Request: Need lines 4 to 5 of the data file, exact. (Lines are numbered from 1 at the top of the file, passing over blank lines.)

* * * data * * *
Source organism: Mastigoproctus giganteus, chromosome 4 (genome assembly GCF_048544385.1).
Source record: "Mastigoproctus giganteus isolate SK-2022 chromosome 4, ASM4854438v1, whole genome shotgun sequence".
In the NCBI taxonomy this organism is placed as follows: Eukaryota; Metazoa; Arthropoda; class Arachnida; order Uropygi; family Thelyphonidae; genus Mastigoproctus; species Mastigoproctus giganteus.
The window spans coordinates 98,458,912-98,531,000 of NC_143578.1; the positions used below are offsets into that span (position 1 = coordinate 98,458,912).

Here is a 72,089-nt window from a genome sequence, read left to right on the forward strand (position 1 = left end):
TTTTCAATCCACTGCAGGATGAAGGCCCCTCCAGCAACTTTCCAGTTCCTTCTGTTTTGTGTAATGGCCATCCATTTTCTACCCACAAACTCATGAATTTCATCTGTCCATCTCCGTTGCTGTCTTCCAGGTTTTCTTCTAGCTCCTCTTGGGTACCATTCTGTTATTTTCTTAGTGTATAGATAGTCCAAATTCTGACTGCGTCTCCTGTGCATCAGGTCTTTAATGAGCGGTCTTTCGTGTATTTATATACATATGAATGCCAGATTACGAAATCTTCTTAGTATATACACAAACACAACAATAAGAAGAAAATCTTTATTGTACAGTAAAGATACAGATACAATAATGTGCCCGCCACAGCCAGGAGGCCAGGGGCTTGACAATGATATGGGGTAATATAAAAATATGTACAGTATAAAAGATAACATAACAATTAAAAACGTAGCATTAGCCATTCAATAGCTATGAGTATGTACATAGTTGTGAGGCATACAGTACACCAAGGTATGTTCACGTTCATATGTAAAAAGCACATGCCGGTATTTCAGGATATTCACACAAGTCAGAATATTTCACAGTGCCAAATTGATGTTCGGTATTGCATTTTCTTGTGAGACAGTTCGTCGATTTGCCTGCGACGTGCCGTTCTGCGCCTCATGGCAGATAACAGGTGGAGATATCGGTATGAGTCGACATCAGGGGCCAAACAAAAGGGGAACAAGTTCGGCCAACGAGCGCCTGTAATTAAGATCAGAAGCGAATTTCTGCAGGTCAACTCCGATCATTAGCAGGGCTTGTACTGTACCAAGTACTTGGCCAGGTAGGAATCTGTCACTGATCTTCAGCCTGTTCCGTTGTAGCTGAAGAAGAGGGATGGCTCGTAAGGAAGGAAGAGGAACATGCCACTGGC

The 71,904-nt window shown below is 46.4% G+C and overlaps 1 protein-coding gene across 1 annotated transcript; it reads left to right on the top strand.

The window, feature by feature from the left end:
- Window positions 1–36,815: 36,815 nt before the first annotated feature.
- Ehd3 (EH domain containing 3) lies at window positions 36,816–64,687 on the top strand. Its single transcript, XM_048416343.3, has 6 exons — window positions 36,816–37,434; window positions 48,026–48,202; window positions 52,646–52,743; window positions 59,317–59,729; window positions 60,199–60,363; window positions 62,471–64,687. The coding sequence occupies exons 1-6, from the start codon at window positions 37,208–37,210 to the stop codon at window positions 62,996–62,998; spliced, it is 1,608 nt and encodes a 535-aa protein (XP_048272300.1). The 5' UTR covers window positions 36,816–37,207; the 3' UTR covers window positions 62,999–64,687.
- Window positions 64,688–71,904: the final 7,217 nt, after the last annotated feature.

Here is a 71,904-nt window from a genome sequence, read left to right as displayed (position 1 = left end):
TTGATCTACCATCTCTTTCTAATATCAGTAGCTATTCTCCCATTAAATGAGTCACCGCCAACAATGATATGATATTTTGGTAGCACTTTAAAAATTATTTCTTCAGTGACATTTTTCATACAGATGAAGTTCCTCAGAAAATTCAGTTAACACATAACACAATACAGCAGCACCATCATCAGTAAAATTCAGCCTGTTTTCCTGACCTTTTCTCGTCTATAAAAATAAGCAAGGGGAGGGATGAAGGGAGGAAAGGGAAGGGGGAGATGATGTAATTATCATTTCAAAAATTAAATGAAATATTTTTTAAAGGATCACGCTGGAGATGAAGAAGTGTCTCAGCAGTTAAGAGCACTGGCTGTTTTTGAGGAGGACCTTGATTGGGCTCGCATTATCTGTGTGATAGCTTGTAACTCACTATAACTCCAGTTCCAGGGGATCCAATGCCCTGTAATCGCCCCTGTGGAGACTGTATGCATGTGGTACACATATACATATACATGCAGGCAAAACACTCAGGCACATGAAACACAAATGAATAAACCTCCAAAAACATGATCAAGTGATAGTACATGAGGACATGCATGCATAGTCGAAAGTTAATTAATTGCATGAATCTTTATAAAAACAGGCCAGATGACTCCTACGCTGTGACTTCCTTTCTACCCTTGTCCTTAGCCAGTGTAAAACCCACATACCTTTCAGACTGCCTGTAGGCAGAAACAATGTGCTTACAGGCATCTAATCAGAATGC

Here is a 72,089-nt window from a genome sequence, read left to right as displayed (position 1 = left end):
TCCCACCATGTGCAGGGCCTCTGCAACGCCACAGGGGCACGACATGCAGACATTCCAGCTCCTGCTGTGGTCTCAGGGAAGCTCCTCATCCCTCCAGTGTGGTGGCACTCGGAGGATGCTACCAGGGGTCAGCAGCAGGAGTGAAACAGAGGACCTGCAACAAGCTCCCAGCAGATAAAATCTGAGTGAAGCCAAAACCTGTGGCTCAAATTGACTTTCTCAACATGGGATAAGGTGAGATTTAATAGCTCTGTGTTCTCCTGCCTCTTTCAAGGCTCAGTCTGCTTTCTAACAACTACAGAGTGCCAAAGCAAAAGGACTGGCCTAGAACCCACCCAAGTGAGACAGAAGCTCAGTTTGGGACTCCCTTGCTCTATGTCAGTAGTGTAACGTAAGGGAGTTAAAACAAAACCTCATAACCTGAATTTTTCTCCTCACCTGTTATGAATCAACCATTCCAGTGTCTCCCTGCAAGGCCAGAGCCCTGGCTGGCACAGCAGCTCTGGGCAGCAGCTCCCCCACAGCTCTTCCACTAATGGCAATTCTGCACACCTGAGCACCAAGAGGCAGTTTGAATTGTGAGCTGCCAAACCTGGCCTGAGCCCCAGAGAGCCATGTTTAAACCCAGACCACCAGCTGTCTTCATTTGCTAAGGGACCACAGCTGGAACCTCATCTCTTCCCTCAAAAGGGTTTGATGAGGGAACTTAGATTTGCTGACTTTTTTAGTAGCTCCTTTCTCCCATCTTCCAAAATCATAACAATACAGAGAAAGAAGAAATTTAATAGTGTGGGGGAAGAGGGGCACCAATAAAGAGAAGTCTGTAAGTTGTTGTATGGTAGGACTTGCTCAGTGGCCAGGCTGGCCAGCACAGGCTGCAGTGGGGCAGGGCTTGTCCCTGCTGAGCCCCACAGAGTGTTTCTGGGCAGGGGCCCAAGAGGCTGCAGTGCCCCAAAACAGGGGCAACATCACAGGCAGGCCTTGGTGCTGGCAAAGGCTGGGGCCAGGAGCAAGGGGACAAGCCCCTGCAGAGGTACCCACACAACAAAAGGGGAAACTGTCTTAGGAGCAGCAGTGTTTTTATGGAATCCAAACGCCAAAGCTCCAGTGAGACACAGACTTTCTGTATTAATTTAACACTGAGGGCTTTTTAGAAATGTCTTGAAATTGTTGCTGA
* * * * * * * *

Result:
The window spans coordinates 98,458,912-98,531,000 of NC_143578.1; the positions used below are offsets into that span (position 1 = coordinate 98,458,912).

Here is a 72,089-nt window from a genome sequence, read left to right on the forward strand (position 1 = left end):